What if Borges’ (or, more properly, Alfred Korzybski’s) map/territory
contrast is just an overplayed maxim, a dwindling truism due for reversal?
(Fine, so I’m not the
only to consider the question.)
The aggregator turned up
a report about laws in the Philippines and Malaysia that ban what is being called
"participatory GIS", the ad hoc mash-up efforts combining cartography
technologies with material models in an effort to define boundaries for lands
held by indigenous groups. The ban on such processes is, in itself,
fascinating (a way to keep the partitioning of the land specialized, in the
hands of experts). But
I’m also struck by the layers to this story, a coordination of compositional and
rhetorical elements–mental models of spaces, the image-assisted translation of
mental models into scaled relief maps made of various materials, the use of these
constructs for legal claim-making, the implied omnipotence of Google Earth.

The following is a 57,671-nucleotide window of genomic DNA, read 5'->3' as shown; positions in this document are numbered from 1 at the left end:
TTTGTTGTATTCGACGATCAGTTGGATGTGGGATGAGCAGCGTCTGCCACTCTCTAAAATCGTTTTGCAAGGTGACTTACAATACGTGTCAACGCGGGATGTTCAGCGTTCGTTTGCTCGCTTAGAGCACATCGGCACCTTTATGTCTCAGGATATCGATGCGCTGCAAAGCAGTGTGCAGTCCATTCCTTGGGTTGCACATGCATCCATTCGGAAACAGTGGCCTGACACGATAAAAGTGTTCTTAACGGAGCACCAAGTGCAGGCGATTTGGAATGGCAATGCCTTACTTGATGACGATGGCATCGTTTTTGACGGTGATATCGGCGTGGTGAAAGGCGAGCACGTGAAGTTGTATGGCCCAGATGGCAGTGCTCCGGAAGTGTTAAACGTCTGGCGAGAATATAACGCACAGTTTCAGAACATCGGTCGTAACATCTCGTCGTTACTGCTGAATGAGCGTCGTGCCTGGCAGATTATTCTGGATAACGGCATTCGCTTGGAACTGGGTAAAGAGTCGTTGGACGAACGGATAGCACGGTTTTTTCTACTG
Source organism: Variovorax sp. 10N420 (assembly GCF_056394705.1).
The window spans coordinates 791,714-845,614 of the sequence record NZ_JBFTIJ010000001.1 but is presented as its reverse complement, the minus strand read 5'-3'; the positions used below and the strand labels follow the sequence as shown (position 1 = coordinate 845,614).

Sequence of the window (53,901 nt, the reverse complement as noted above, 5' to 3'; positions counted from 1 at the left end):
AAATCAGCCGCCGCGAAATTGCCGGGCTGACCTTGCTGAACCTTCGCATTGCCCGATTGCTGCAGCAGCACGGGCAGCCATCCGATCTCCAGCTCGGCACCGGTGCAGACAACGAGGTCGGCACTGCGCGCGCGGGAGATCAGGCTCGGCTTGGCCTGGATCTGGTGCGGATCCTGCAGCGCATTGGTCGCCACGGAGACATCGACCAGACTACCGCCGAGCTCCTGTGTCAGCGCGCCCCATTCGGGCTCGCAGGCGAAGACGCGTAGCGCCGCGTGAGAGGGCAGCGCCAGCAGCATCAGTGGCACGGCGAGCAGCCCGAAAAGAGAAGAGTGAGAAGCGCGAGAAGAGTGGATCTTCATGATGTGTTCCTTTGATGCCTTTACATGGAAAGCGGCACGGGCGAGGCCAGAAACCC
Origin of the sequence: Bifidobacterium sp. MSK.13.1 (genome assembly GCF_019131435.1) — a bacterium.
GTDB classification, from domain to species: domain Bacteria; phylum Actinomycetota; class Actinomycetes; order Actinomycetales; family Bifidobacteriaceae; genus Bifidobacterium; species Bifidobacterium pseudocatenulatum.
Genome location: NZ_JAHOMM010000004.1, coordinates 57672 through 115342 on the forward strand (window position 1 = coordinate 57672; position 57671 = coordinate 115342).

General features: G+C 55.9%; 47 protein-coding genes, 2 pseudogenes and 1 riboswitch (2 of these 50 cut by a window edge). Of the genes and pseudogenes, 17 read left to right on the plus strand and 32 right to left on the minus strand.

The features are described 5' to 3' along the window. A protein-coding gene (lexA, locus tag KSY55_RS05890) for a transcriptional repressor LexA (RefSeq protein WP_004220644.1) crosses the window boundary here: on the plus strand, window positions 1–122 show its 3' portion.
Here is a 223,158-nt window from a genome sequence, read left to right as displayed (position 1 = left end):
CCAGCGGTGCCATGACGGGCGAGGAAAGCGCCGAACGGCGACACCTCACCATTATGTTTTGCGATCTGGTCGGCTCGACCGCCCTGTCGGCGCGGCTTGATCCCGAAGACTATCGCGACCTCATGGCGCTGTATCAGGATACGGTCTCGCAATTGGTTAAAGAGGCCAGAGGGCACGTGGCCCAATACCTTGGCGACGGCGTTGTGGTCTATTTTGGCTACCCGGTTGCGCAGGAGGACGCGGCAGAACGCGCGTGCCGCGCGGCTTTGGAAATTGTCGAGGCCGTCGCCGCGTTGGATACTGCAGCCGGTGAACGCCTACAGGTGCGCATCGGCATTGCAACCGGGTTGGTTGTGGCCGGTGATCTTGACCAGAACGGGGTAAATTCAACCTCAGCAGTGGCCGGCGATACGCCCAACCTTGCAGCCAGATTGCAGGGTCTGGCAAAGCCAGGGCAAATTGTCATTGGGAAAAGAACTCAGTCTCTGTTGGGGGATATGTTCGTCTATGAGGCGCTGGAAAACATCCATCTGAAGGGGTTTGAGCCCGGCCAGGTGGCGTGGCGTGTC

From the report, the moment of reconciliation between satellite imagery and
the experiences and memories of the person and tribe (map as totemic?):
The modeling technique often starts by showing village elders satellite
images, which they use to record their mental maps of tribal territories,
hunting grounds, and sacred sites.
The material manifestation–something like a folk geodiorama or raised relief map–blends the
latest digital technologies with everyday craft supplies:
[A]ctivist groups…have been helping indigenous communities mix
computers and handheld navigation devices with paints, yarn, and cardboard
to make simple but accurate three-dimensional terrain models.
Simple but accurate? Accurate enough to warrant a ban, anyway.